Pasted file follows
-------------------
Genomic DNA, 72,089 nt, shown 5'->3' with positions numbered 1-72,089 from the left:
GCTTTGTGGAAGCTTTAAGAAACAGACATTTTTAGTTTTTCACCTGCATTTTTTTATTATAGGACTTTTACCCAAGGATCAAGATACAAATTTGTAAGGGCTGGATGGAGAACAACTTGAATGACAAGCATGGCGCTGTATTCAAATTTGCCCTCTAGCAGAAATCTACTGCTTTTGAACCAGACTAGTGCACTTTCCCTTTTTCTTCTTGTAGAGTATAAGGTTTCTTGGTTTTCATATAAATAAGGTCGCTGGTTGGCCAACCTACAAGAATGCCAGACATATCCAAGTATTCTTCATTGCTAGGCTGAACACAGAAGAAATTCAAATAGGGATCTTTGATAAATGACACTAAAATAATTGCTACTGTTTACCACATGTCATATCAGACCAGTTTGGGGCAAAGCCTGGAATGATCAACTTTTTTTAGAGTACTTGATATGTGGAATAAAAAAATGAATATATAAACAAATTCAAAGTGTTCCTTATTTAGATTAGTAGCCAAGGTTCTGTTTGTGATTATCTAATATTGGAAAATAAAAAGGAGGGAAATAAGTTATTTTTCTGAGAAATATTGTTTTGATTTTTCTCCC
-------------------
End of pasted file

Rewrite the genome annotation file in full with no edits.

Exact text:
Genomic DNA, 72,089 nt, shown 5'->3' with positions numbered 1-72,089 from the left:
GCTTTGTGGAAGCTTTAAGAAACAGACATTTTTAGTTTTTCACCTGCATTTTTTTATTATAGGACTTTTACCCAAGGATCAAGATACAAATTTGTAAGGGCTGGATGGAGAACAACTTGAATGACAAGCATGGCGCTGTATTCAAATTTGCCCTCTAGCAGAAATCTACTGCTTTTGAACCAGACTAGTGCACTTTCCCTTTTTCTTCTTGTAGAGTATAAGGTTTCTTGGTTTTCATATAAATAAGGTCGCTGGTTGGCCAACCTACAAGAATGCCAGACATATCCAAGTATTCTTCATTGCTAGGCTGAACACAGAAGAAATTCAAATAGGGATCTTTGATAAATGACACTAAAATAATTGCTACTGTTTACCACATGTCATATCAGACCAGTTTGGGGCAAAGCCTGGAATGATCAACTTTTTTTAGAGTACTTGATATGTGGAATAAAAAAATGAATATATAAACAAATTCAAAGTGTTCCTTATTTAGATTAGTAGCCAAGGTTCTGTTTGTGATTATCTAATATTGGAAAATAAAAAGGAGGGAAATAAGTTATTTTTCTGAGAAATATTGTTTTGATTTTTCTCCC